Buddhist Arguments for Vegetarianism
So the next question is this – could vegetarianism be implied from or be more consistent with the Buddha’s teachings in general?
The cardinal virtue of Buddhism is respect for life. This is embodied in the first Precept; not to harm living beings. I use the word ‘harm’ rather than ‘kill’ because on many occasions the Buddha mentioned that we should not just abstain from killing but also from cruelty and violence. For example, he said that someone is unrighteous (adhamma) in body if they “kill living beings, are murderous, bloody-handed, given to blows and violence and are without mercy.” (Majjhima Nikaya I,286). It is clear that killing is against the first Precept but so is pulling a cat’s tail, flogging a horse or punching someone in the face, although these actions would be less grave than killing. So this is the first point – (1) Both cruelty to and killing living beings is against the first Precept.
That true adherence to the Precept goes beyond the individual’s direct physical involvement in harming or killing is clear from the Buddha’s instructions that someone who takes the Dhamma seriously should “not kill, encourage (samadapati) others to kill, approve of (samamunno hoti) killing, or speak in praise of (vannam bhasati) killing” (Anguttara Nikaya V,306). Here the Buddha says that one should take into account even the indirect and distant implications of one’s actions and speech. So this is the second point – (2) Trying to influence and encourage others not to harm or kill living beings and being kind to them oneself would be consistent with the first Precept.
As is often pointed out, the Precepts have two dimensions, firstly to stop doing wrong (varitta) and then to actually do good (caritta, Majjhima Nikaya III,46). In the case of the first Precept its varitta aspect would be avoiding harming and killing while its caritta aspect would be doing what one could to nurture, protect and promote life. This is expressed in the Buddha’s full explanation of the Precept when he said; “Avoiding the taking of life, he dwells refraining from taking life. Putting aside the stick and the sword he lives with care, kindness and compassion for living beings.” (Digha Nikaya I,4).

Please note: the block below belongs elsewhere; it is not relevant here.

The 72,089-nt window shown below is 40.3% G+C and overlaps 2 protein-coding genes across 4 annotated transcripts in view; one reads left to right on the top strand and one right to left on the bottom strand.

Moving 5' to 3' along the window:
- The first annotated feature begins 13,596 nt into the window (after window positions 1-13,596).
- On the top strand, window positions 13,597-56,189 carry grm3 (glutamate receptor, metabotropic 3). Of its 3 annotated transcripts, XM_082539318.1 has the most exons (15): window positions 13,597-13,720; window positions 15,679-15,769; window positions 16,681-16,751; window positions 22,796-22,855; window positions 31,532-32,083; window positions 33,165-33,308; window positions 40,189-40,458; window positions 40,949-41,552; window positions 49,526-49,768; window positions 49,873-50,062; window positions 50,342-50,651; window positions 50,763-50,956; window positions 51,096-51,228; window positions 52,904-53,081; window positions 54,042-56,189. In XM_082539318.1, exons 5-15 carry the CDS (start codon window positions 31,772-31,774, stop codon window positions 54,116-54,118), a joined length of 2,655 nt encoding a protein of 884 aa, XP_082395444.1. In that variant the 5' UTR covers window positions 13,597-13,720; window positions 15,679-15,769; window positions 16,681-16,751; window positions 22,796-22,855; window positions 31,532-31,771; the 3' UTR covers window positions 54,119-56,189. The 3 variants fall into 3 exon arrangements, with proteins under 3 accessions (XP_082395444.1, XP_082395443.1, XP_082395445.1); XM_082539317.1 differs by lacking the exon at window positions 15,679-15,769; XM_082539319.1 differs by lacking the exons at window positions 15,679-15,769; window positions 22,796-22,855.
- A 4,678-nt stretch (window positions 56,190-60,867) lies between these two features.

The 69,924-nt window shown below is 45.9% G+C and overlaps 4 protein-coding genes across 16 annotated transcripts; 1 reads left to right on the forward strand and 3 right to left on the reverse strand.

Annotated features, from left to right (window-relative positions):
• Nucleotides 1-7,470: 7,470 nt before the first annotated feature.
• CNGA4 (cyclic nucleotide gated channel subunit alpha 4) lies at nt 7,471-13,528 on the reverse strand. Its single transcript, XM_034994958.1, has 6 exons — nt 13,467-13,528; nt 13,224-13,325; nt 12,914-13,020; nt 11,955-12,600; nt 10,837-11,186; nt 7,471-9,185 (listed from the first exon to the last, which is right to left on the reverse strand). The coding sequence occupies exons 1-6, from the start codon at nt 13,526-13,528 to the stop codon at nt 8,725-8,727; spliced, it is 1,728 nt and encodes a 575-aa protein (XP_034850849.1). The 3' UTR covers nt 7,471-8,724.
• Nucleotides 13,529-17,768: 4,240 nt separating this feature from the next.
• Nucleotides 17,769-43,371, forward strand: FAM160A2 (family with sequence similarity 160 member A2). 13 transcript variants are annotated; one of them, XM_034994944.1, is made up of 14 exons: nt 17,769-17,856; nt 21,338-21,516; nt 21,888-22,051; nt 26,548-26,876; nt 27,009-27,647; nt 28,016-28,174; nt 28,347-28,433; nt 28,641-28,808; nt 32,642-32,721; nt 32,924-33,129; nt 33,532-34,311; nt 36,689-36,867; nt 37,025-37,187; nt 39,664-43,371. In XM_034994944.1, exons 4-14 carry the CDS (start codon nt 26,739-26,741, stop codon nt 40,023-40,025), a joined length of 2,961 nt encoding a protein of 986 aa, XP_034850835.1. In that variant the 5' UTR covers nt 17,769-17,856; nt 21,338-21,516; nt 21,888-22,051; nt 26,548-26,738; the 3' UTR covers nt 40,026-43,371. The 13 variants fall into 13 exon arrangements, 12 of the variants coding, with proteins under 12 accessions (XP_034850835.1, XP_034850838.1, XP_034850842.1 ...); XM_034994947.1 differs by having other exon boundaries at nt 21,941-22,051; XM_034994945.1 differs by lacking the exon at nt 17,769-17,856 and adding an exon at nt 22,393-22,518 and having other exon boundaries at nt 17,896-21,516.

Again and again throughout his teachings the Buddha asked us to empathize with others, to feel for others. “Put yourself in the place of others and neither kill nor cause killing.” (Dhammapada 129. “Think, ‘As am I so are others. As are others so am I’ and neither kill nor cause killing.” (Sutta Nipata 705). This then is the third point – (3) Feeling and acting with kindness and compassion towards living beings is an integral part of the first Precept.
The Buddha’s teachings of respect for life can be clearly seen in several of his other teachings as well, Right Livelihood (samma ajiva) being but one example of this. The Buddha gave as examples of wrong means of livelihood the selling (and/or manufacturing?) of weapons, human beings, flesh (mamsa vanijja), alcohol and poisons (Anguttara Nikaya III, 208). Although he did not specifically mention it, it is easy to see that the reason why these livelihoods are unethical is because they involve at some level harming or killing living things. So this is the fourth point – (4) Not harming or killing living beings and being kind to them, is an integral part of the whole Dhamma, not just the first Precept.
Another of the Buddha’s important teachings is that things do not come into existence randomly or through the will of a divine being but through a specific cause or web of causes. The most well-known example of this is where the Buddha describes the conditions that give rise to suffering (Digha Nikaya II,55). However, there are other examples of dependent arising – the sequence of causes that give rise to enlightenment (Samyutta Nikaya I,29-32) and to social conflict (Sutta Nipata 862-77), etc.
Using this same principle, we can clarify issues related to meat eating. Farmers do not raise cows or chickens for fun; they do it because they can make a living by selling them to the abattoirs. Likewise abattoirs don’t slaughter animals for fun, they do it to make a profit. They sell their meat to the processors, who sell it to the local supermarkets or butchers who in turn sell it to the consumers. Any reasonable person would agree that there is a clear trajectory, a discernible causal link between the farmer or the abattoir and the consumer. It may be a distant link but it is there. Put in its simplest terms, people would not slaughter animals if other people did not purchase meat. So this is the fifth point – (5) Eating meat is causally related to the harming or killing of living beings and thus is connected to some degree to breaking the first Precept.